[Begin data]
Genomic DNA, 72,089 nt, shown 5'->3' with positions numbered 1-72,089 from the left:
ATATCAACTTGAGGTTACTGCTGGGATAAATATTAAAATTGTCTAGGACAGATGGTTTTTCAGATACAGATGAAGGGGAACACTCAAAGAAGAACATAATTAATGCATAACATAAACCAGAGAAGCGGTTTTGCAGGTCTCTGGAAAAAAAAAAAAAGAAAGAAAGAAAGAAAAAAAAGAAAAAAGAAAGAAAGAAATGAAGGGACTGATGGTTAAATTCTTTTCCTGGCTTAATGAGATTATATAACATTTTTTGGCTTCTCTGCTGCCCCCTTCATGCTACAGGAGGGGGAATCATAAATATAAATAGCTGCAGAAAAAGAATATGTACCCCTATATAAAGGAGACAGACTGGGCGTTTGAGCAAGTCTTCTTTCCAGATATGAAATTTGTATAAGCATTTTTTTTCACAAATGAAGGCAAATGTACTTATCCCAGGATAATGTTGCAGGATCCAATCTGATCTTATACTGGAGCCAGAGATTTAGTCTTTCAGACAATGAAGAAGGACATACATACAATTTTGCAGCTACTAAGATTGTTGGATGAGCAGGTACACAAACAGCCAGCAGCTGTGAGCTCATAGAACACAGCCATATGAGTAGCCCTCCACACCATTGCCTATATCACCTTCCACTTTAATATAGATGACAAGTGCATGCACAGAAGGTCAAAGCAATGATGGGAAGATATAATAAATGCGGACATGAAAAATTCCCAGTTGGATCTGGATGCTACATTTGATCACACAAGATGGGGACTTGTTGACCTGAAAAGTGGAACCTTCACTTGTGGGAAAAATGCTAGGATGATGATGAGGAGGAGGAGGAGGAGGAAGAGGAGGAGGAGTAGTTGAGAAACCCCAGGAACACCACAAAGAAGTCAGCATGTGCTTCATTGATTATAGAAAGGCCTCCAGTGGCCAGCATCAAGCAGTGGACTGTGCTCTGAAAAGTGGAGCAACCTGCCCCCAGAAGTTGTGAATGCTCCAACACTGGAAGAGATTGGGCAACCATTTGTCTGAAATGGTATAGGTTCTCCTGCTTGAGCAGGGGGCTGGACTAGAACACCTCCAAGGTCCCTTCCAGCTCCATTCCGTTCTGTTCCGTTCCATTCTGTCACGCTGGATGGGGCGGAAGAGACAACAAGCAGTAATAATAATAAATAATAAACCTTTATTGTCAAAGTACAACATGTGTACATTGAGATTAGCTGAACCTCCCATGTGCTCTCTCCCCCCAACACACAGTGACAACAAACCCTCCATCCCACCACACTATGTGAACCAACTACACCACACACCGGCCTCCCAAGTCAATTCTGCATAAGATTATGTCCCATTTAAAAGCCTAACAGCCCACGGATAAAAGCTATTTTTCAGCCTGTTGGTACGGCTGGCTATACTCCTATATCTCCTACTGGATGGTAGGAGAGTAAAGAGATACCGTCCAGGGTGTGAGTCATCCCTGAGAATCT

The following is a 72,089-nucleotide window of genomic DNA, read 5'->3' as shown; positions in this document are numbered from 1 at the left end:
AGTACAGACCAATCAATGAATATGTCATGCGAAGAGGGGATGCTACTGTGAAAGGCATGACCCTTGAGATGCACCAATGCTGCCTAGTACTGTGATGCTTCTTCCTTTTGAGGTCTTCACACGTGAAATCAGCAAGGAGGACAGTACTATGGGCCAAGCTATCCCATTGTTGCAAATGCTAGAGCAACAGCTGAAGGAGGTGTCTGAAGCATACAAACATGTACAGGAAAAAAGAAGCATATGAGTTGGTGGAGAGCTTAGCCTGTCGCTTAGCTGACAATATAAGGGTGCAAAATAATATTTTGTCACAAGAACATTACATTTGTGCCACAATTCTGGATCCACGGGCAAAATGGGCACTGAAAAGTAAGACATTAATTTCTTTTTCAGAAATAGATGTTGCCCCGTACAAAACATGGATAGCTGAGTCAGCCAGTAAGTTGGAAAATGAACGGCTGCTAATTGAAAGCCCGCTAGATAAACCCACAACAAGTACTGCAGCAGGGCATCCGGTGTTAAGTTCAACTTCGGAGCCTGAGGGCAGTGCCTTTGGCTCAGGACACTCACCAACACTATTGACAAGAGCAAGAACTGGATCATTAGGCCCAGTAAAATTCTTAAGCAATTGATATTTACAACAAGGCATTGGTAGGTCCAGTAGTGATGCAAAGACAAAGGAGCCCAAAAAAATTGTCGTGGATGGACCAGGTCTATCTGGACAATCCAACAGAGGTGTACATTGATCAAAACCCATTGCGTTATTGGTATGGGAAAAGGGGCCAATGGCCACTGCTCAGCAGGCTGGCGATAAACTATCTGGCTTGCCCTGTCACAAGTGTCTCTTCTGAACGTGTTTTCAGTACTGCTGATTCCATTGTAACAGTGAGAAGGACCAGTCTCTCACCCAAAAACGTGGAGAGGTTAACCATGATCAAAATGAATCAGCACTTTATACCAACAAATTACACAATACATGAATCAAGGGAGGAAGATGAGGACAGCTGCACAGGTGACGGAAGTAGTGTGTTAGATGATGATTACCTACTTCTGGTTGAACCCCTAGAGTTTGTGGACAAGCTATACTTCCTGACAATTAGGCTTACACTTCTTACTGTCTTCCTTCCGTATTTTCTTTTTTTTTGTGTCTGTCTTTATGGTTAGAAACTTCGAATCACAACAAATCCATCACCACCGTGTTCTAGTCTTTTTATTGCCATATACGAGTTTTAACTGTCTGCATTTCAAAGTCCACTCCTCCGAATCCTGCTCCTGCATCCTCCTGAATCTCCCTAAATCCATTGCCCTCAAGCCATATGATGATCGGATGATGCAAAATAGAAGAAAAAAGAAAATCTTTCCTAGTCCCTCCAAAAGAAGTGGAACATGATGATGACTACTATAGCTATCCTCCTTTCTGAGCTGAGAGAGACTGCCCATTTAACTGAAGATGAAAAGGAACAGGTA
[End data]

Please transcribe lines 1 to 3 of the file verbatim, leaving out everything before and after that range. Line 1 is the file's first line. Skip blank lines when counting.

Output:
Genomic DNA, 72,089 nt, shown 5'->3' with positions numbered 1-72,089 from the left:
ATATCAACTTGAGGTTACTGCTGGGATAAATATTAAAATTGTCTAGGACAGATGGTTTTTCAGATACAGATGAAGGGGAACACTCAAAGAAGAACATAATTAATGCATAACATAAACCAGAGAAGCGGTTTTGCAGGTCTCTGGAAAAAAAAAAAAAGAAAGAAAGAAAGAAAAAAAAGAAAAAAGAAAGAAAGAAATGAAGGGACTGATGGTTAAATTCTTTTCCTGGCTTAATGAGATTATATAACATTTTTTGGCTTCTCTGCTGCCCCCTTCATGCTACAGGAGGGGGAATCATAAATATAAATAGCTGCAGAAAAAGAATATGTACCCCTATATAAAGGAGACAGACTGGGCGTTTGAGCAAGTCTTCTTTCCAGATATGAAATTTGTATAAGCATTTTTTTTCACAAATGAAGGCAAATGTACTTATCCCAGGATAATGTTGCAGGATCCAATCTGATCTTATACTGGAGCCAGAGATTTAGTCTTTCAGACAATGAAGAAGGACATACATACAATTTTGCAGCTACTAAGATTGTTGGATGAGCAGGTACACAAACAGCCAGCAGCTGTGAGCTCATAGAACACAGCCATATGAGTAGCCCTCCACACCATTGCCTATATCACCTTCCACTTTAATATAGATGACAAGTGCATGCACAGAAGGTCAAAGCAATGATGGGAAGATATAATAAATGCGGACATGAAAAATTCCCAGTTGGATCTGGATGCTACATTTGATCACACAAGATGGGGACTTGTTGACCTGAAAAGTGGAACCTTCACTTGTGGGAAAAATGCTAGGATGATGATGAGGAGGAGGAGGAGGAGGAAGAGGAGGAGGAGTAGTTGAGAAACCCCAGGAACACCACAAAGAAGTCAGCATGTGCTTCATTGATTATAGAAAGGCCTCCAGTGGCCAGCATCAAGCAGTGGACTGTGCTCTGAAAAGTGGAGCAACCTGCCCCCAGAAGTTGTGAATGCTCCAACACTGGAAGAGATTGGGCAACCATTTGTCTGAAATGGTATAGGTTCTCCTGCTTGAGCAGGGGGCTGGACTAGAACACCTCCAAGGTCCCTTCCAGCTCCATTCCGTTCTGTTCCGTTCCATTCTGTCACGCTGGATGGGGCGGAAGAGACAACAAGCAGTAATAATAATAAATAATAAACCTTTATTGTCAAAGTACAACATGTGTACATTGAGATTAGCTGAACCTCCCATGTGCTCTCTCCCCCCAACACACAGTGACAACAAACCCTCCATCCCACCACACTATGTGAACCAACTACACCACACACCGGCCTCCCAAGTCAATTCTGCATAAGATTATGTCCCATTTAAAAGCCTAACAGCCCACGGATAAAAGCTATTTTTCAGCCTGTTGGTACGGCTGGCTATACTCCTATATCTCCTACTGGATGGTAGGAGAGTAAAGAGATACCGTCCAGGGTGTGAGTCATCCCTGAGAATCT

The following is a 72,089-nucleotide window of genomic DNA, read 5'->3' as shown; positions in this document are numbered from 1 at the left end: